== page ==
As much as they are an asset for you, that doesn’t mean you shouldn’t be demanding on some specific aspects. There’s a difference between being collaborative, and not knowing your value. There is a direct correlation between the detailedness and clarity of the recommendations, and the difficulty of the Panel. Otherwise said, if your recommendations have only one line about Investigations, saying “They’re OK”, don’t be surprised if your Panel will spend a lot of time trying to figure out if you’re good enough in Investigations for a L3.

This is why, before even submitting the checklist, I would discuss short recommendations with your mentor. They are doing you no favor by telling the Committee you’re ready, when you’re not: they’re just setting you up for a huge disappointment when you think you got so close, and then end up leaving the room heart-broken. When you are unhappy about how the recommendation looks, do keep in mind that there are multiple good-faith reasons why that can be: the recommender rushed it because you really wanted to test at a specific event, or the recommender is doing this for the first time, and might need some orienting themselves.

Understanding When It’s Over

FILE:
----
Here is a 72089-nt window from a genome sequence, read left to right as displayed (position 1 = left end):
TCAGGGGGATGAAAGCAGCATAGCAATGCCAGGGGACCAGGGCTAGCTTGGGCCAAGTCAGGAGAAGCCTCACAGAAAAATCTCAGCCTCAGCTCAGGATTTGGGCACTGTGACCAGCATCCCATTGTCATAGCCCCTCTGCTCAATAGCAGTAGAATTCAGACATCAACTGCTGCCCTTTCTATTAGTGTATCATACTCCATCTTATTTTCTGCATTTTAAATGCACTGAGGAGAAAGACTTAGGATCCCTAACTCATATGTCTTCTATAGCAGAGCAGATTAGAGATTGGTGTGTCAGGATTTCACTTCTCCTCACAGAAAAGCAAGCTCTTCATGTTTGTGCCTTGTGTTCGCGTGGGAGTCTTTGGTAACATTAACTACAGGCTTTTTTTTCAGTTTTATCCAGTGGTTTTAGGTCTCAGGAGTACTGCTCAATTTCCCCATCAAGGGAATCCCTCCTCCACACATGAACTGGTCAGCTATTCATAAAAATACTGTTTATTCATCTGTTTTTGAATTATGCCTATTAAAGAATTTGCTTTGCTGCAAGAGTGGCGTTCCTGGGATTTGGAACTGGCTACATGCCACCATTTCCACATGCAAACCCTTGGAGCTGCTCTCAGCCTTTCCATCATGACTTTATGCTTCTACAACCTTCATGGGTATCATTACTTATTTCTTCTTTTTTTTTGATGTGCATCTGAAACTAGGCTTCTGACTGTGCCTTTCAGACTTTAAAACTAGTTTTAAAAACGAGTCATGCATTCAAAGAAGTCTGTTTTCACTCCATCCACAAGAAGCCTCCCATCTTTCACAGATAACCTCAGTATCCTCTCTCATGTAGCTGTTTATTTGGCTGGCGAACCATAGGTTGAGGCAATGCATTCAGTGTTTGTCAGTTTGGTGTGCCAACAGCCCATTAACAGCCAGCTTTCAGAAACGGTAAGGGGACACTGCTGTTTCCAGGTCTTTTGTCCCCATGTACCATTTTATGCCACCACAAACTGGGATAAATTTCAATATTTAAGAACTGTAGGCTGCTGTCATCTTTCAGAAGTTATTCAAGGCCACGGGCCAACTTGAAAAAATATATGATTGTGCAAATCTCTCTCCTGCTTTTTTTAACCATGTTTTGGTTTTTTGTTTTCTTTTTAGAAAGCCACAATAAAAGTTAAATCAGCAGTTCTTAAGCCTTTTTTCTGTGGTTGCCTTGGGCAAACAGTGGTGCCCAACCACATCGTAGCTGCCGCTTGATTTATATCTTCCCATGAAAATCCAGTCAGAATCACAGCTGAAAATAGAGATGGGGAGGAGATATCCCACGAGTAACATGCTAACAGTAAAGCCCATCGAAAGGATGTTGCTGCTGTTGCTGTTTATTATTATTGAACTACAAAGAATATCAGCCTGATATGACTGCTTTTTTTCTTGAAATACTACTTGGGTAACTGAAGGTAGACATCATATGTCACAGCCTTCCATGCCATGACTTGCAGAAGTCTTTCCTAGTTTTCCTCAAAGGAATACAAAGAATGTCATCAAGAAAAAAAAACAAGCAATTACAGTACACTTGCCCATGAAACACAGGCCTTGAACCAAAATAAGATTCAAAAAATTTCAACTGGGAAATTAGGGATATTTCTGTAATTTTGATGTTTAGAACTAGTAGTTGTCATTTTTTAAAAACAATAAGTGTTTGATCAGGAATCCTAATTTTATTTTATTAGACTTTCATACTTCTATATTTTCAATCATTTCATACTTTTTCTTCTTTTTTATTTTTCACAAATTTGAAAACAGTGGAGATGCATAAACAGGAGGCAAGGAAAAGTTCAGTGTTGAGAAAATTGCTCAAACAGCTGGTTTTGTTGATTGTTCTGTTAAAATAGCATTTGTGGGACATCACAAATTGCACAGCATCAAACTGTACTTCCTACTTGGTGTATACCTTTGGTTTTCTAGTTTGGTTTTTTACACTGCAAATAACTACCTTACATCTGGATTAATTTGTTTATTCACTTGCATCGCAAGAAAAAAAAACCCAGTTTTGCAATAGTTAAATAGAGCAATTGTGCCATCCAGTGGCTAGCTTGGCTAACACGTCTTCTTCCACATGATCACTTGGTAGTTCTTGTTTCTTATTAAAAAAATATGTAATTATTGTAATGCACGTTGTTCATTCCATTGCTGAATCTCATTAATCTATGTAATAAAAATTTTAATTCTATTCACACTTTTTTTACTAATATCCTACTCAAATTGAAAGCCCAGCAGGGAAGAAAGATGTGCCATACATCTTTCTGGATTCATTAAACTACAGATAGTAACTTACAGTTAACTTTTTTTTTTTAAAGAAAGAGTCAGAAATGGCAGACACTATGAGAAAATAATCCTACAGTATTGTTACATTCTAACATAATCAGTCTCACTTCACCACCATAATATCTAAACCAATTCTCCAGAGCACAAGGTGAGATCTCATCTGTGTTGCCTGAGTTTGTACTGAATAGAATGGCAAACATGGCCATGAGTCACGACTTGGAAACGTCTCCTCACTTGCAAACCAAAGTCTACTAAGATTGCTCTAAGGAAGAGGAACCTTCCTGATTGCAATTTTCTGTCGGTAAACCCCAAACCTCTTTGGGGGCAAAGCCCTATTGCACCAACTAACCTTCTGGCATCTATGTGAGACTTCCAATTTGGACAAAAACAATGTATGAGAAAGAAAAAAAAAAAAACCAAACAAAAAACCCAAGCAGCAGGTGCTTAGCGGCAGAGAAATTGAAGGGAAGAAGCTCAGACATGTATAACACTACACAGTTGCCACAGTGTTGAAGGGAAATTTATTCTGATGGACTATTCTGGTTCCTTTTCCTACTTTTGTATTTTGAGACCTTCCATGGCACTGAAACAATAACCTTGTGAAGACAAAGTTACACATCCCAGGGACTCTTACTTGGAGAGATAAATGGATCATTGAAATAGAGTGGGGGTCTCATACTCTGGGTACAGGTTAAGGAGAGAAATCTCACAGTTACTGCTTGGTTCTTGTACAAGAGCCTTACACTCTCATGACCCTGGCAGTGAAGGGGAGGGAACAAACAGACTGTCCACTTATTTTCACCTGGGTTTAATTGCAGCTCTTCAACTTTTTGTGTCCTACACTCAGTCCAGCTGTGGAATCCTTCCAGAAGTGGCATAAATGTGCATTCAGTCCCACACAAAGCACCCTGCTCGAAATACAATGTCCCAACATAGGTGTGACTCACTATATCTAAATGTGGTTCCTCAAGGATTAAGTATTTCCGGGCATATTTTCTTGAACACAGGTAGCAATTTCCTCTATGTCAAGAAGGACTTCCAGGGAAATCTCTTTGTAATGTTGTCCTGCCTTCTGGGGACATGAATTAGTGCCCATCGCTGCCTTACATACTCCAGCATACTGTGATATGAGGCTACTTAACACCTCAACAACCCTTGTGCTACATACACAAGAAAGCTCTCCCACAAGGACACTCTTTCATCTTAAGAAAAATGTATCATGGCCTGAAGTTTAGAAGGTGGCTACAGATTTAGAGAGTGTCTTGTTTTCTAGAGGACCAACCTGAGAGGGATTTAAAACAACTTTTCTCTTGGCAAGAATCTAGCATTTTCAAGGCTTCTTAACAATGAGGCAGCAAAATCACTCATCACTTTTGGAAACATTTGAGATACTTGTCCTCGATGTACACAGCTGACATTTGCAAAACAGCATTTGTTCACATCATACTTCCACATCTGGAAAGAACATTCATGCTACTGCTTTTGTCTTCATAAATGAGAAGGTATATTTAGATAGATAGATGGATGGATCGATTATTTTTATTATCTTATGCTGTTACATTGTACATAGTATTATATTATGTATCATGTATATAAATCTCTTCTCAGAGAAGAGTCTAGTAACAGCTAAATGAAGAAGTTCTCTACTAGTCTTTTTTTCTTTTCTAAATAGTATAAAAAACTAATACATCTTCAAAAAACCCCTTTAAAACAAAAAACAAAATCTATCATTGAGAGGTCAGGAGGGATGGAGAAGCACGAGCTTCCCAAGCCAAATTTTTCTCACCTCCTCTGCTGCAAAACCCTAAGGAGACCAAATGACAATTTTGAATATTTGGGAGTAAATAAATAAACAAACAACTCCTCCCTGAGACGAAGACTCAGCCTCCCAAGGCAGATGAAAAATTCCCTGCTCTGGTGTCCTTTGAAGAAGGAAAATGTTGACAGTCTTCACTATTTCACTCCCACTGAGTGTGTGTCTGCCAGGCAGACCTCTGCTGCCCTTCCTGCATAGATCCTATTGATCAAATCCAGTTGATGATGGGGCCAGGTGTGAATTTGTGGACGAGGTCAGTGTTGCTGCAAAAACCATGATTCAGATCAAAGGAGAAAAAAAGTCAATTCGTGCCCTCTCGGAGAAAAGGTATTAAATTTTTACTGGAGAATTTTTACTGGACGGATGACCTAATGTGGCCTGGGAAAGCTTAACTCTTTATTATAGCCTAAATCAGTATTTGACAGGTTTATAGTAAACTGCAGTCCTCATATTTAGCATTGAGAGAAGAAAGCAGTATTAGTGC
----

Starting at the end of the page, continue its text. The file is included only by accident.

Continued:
Having perspective helps. You adapted to your mentors rhythms and followed through your plan, but you are still moving slow. This doesn’t necessarily mean the L3 doesn’t care about you, but that they may be mentoring other two or even three candidates at the same time, so if I suggest to simply do everything you can do yourself, and no less, it’s only to make this as beneficial, smooth and fast as possible for you.

Talk about your disappointment in a diplomatic way, and make sure you know why things are not proceeding as fast as you would want. It might turn out that your expectations are out of place, and for that L3, you’re one of the fastest progressing candidates they ever worked with.

As much as I encourage you to keep a positive mindset, there will be times the L3 is ignoring you, and maybe are ashamed to admit they no longer have time for you. Try to find out through common friends whether that’s the case, and make it clear that you’re happy for the help they provided so far, but that it’s best for both if you can start working with a new mentor, and maybe just have the first one provided data on a couple of qualities for a Joint Recommendation.

Other times a L3 might refuse to recommend you and tell you you’re deficient in a quality other L3s say you’re clearly fine in. Well then, when things are no longer mutually enjoyable, constructive, or achievable, don’t waste time worrying about who is there to blame, but focus on what were the mistakes, and how to avoid them next time.

Because there will be a next time, up until the day you’ll see yourself smiling back at you from the front page of the Judge Blog.